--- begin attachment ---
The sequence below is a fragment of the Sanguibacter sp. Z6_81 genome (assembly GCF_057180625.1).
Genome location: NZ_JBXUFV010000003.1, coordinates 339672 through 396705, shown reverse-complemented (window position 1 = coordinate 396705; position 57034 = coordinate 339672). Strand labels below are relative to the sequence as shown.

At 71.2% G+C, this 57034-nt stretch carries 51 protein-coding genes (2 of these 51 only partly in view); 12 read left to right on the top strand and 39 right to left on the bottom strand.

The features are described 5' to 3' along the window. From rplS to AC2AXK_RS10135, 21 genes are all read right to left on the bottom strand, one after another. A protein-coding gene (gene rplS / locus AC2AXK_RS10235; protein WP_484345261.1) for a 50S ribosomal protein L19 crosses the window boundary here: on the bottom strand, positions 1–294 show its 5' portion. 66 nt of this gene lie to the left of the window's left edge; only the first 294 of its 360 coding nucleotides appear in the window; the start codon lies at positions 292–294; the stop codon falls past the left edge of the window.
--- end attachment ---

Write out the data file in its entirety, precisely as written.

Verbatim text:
The sequence below is a fragment of the Sanguibacter sp. Z6_81 genome (assembly GCF_057180625.1).
Genome location: NZ_JBXUFV010000003.1, coordinates 339672 through 396705, shown reverse-complemented (window position 1 = coordinate 396705; position 57034 = coordinate 339672). Strand labels below are relative to the sequence as shown.

At 71.2% G+C, this 57034-nt stretch carries 51 protein-coding genes (2 of these 51 only partly in view); 12 read left to right on the top strand and 39 right to left on the bottom strand.

The features are described 5' to 3' along the window. From rplS to AC2AXK_RS10135, 21 genes are all read right to left on the bottom strand, one after another. A protein-coding gene (gene rplS / locus AC2AXK_RS10235; protein WP_484345261.1) for a 50S ribosomal protein L19 crosses the window boundary here: on the bottom strand, positions 1–294 show its 5' portion. 66 nt of this gene lie to the left of the window's left edge; only the first 294 of its 360 coding nucleotides appear in the window; the start codon lies at positions 292–294; the stop codon falls past the left edge of the window.